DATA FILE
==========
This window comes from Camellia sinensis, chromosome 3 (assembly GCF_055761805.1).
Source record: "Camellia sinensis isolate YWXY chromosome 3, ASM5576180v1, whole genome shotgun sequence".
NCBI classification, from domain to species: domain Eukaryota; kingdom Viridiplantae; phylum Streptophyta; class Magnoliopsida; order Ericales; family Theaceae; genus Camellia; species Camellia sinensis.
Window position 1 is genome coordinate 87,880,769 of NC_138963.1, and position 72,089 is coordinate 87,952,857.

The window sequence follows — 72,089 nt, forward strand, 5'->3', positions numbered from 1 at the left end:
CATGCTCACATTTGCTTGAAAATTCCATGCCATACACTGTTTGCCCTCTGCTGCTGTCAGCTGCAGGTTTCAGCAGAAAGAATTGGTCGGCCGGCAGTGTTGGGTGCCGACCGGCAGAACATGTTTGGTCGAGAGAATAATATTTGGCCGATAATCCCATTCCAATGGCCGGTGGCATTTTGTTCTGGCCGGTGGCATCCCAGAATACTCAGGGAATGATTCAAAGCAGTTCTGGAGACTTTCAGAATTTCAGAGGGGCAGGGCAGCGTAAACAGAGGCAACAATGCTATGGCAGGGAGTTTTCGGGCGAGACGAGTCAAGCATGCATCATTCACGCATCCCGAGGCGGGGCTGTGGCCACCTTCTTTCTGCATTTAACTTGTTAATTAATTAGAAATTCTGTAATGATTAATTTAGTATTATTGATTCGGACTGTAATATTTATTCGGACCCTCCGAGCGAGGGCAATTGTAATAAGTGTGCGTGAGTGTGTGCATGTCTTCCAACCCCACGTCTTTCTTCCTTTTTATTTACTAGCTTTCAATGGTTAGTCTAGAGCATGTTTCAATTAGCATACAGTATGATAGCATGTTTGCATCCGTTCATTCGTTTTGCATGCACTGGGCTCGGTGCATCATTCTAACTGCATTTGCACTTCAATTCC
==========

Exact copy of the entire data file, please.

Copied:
This window comes from Camellia sinensis, chromosome 3 (assembly GCF_055761805.1).
Source record: "Camellia sinensis isolate YWXY chromosome 3, ASM5576180v1, whole genome shotgun sequence".
NCBI classification, from domain to species: domain Eukaryota; kingdom Viridiplantae; phylum Streptophyta; class Magnoliopsida; order Ericales; family Theaceae; genus Camellia; species Camellia sinensis.
Window position 1 is genome coordinate 87,880,769 of NC_138963.1, and position 72,089 is coordinate 87,952,857.

The window sequence follows — 72,089 nt, forward strand, 5'->3', positions numbered from 1 at the left end:
CATGCTCACATTTGCTTGAAAATTCCATGCCATACACTGTTTGCCCTCTGCTGCTGTCAGCTGCAGGTTTCAGCAGAAAGAATTGGTCGGCCGGCAGTGTTGGGTGCCGACCGGCAGAACATGTTTGGTCGAGAGAATAATATTTGGCCGATAATCCCATTCCAATGGCCGGTGGCATTTTGTTCTGGCCGGTGGCATCCCAGAATACTCAGGGAATGATTCAAAGCAGTTCTGGAGACTTTCAGAATTTCAGAGGGGCAGGGCAGCGTAAACAGAGGCAACAATGCTATGGCAGGGAGTTTTCGGGCGAGACGAGTCAAGCATGCATCATTCACGCATCCCGAGGCGGGGCTGTGGCCACCTTCTTTCTGCATTTAACTTGTTAATTAATTAGAAATTCTGTAATGATTAATTTAGTATTATTGATTCGGACTGTAATATTTATTCGGACCCTCCGAGCGAGGGCAATTGTAATAAGTGTGCGTGAGTGTGTGCATGTCTTCCAACCCCACGTCTTTCTTCCTTTTTATTTACTAGCTTTCAATGGTTAGTCTAGAGCATGTTTCAATTAGCATACAGTATGATAGCATGTTTGCATCCGTTCATTCGTTTTGCATGCACTGGGCTCGGTGCATCATTCTAACTGCATTTGCACTTCAATTCC